I began to pray and the Lord revealed that my stress was related to fear. The socioeconomic status and race of my ex-urban neighbors mirrored families in Grosse Pointe Farms. When I saw the police, I felt like I was 16 years old again. I was frightened. The Lord heard my cry.
“I see you’re afraid of the police."
"Do you fear Me?”
“I fear you above all Lord. You are my light and my salvation. Whom shall I fear?”
“If you believe Psalm 27, I want you to get off your knees, go to the police station, knock on the door and make some friends.”
I avoided that assignment for over a month. When it was evident the request was not going away I went and obeyed. Meridian Township police offered to let me do a ride-along. I could ask the officer any question I wanted. Nothing was off-limits. I signed the waiver and crawled into a cruiser with an officer who was 6’-3”, 340 lb. We began to patrol and my nervousness was crippling. About 11:30 at night he set a speed trap in a rural area. I am the grandson of migrant workers from Alabama. The last place I wanted to be was under a tree, in the dark, with a man with a gun in the country. We began to talk and the officer shared his pain.
He was a 17-year veteran, with a wife and two children. His wife wanted what my mother and father wanted: To send children to private school. To get the tuition he had to work overtime. Normally rookies sit in the dark because the graveyard shift is least preferred. He was working because he needed the money.
When he got home from the shift at 4 am, the children were asleep. When they got up to go to the fancy private school, he was asleep. He had worked several shifts in a row to get money for children he never saw. He hated it, thought the public schools were fine, but his wife wanted private. So he bit his tongue, pulled the shift and suffered.
“Why don’t you find another job? You’re missing their childhood.”
“I want another job. I don't like this one anymore. All I do is walk into people's nightmares over and over again. I can't fix what's the matter with people. I have high blood pressure, I'm overweight, and my doctors tell me the stress is no good for me. But if I get out now I don't get my pension.”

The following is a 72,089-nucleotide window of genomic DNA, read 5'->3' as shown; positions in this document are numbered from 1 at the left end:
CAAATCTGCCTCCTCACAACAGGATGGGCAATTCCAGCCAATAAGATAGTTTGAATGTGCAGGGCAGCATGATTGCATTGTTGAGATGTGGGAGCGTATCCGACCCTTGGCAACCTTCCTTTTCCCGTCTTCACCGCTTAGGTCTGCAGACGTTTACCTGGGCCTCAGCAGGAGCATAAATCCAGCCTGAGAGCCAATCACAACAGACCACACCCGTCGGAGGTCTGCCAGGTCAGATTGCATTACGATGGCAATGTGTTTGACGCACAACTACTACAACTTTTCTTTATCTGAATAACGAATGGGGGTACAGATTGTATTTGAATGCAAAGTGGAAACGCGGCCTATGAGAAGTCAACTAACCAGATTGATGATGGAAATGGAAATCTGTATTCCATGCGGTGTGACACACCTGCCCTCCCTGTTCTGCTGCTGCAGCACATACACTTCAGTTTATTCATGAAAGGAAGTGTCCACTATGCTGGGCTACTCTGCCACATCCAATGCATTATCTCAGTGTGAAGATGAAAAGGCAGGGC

Joe's plan was to hold his breath another 8 years and hope nothing happened to his marriage, his parenthood, his career, and his health; hope nothing happens on any of these emergency calls, hope that he's not ambushed; hope that he gets to 25 years and the pension so that he can go get a job he really wants.
“Joe, I'm here because I'm scared of the cops. I’m still working on that but I don't need to be afraid of you. I need to be praying for you. What you’re describing is horrible.”
“I'd love some prayer.”
“Okay let's get at it.”
“You mean right here?”
“Yes right here Joe. I'm a preacher from Detroit and I like to hold hands when I pray.”
After a long silence, Joe said ,”Ok.”
There was a shotgun between me and Joe. I reached around the gun, grabbed Joe's hand and said, “Lord this is my neighbor Joe he's going through and he needs your help. Please help him in Jesus's name.” I put his hand down and we kept talking, forming a mutual understanding.
He took me home and I thought that was the end of it. In prayer I heard the Lord say, “Go do it again.” Obeying the Lord opened an incredible adventure in my life, resulting in a ministry to first responders as a chaplain.